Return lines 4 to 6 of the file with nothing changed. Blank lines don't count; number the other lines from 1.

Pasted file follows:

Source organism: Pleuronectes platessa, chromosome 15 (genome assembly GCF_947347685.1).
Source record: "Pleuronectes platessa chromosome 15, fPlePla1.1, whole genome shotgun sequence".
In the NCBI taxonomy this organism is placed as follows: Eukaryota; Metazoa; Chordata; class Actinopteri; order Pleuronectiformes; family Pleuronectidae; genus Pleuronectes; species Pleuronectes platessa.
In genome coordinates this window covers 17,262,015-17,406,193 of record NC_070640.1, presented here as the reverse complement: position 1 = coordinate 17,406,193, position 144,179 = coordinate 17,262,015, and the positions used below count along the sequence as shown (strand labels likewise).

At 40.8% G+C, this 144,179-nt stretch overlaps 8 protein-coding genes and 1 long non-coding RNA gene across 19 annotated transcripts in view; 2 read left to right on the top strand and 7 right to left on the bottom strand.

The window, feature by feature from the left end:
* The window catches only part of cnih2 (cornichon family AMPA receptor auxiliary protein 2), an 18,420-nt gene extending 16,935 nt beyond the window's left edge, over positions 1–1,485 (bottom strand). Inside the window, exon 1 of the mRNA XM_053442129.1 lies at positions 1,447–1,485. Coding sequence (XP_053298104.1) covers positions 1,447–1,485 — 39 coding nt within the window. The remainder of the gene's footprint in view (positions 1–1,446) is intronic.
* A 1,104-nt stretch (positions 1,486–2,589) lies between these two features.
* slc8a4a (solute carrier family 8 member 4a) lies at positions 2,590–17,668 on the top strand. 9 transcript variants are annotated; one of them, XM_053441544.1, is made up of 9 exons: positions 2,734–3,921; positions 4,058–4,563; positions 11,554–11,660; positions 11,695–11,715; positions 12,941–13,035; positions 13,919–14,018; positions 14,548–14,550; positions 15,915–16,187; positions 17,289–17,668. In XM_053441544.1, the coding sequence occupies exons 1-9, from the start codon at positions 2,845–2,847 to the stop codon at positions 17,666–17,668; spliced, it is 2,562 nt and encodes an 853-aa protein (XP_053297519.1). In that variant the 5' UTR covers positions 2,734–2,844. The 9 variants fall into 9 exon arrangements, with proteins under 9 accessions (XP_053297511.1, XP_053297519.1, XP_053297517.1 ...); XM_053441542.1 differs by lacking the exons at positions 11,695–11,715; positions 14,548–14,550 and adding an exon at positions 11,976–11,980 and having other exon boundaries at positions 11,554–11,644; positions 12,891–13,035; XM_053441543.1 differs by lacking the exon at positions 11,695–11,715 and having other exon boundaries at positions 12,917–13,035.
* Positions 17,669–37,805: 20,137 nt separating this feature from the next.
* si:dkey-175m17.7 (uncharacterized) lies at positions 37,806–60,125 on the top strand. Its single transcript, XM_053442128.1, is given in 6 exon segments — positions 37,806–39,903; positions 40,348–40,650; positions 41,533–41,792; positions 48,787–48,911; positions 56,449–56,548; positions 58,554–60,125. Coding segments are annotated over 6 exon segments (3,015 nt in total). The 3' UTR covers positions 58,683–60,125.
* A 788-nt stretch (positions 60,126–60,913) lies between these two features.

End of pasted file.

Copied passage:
In genome coordinates this window covers 17,262,015-17,406,193 of record NC_070640.1, presented here as the reverse complement: position 1 = coordinate 17,406,193, position 144,179 = coordinate 17,262,015, and the positions used below count along the sequence as shown (strand labels likewise).

At 40.8% G+C, this 144,179-nt stretch overlaps 8 protein-coding genes and 1 long non-coding RNA gene across 19 annotated transcripts in view; 2 read left to right on the top strand and 7 right to left on the bottom strand.

The window, feature by feature from the left end: